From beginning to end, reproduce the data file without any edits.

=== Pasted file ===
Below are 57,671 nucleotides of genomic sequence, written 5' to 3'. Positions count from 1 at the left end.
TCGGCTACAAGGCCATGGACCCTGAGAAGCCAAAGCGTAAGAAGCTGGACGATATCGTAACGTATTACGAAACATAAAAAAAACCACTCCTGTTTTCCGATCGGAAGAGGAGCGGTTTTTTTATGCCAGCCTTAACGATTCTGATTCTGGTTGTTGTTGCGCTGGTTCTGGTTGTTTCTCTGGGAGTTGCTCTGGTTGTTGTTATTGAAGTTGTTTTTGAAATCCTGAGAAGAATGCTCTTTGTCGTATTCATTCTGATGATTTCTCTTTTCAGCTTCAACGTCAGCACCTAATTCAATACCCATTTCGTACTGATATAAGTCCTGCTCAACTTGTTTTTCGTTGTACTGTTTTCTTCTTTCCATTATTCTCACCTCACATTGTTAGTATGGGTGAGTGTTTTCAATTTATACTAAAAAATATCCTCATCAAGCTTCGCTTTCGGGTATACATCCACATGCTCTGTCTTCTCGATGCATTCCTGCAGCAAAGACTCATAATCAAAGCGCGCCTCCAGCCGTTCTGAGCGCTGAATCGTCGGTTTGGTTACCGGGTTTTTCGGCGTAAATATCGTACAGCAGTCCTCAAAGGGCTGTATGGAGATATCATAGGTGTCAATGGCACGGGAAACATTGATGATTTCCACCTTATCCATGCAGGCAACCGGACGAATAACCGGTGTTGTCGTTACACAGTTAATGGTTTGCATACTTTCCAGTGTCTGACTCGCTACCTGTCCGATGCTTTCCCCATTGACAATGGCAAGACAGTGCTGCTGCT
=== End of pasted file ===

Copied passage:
Below are 57,671 nucleotides of genomic sequence, written 5' to 3'. Positions count from 1 at the left end.
TCGGCTACAAGGCCATGGACCCTGAGAAGCCAAAGCGTAAGAAGCTGGACGATATCGTAACGTATTACGAAACATAAAAAAAACCACTCCTGTTTTCCGATCGGAAGAGGAGCGGTTTTTTTATGCCAGCCTTAACGATTCTGATTCTGGTTGTTGTTGCGCTGGTTCTGGTTGTTTCTCTGGGAGTTGCTCTGGTTGTTGTTATTGAAGTTGTTTTTGAAATCCTGAGAAGAATGCTCTTTGTCGTATTCATTCTGATGATTTCTCTTTTCAGCTTCAACGTCAGCACCTAATTCAATACCCATTTCGTACTGATATAAGTCCTGCTCAACTTGTTTTTCGTTGTACTGTTTTCTTCTTTCCATTATTCTCACCTCACATTGTTAGTATGGGTGAGTGTTTTCAATTTATACTAAAAAATATCCTCATCAAGCTTCGCTTTCGGGTATACATCCACATGCTCTGTCTTCTCGATGCATTCCTGCAGCAAAGACTCATAATCAAAGCGCGCCTCCAGCCGTTCTGAGCGCTGAATCGTCGGTTTGGTTACCGGGTTTTTCGGCGTAAATATCGTACAGCAGTCCTCAAAGGGCTGTATGGAGATATCATAGGTGTCAATGGCACGGGAAACATTGATGATTTCCACCTTATCCATGCAGGCAACCGGACGAATAACCGGTGTTGTCGTTACACAGTTAATGGTTTGCATACTTTCCAGTGTCTGACTCGCTACCTGTCCGATGCTTTCCCCATTGACAATGGCAAGACAGTGCTGCTGCT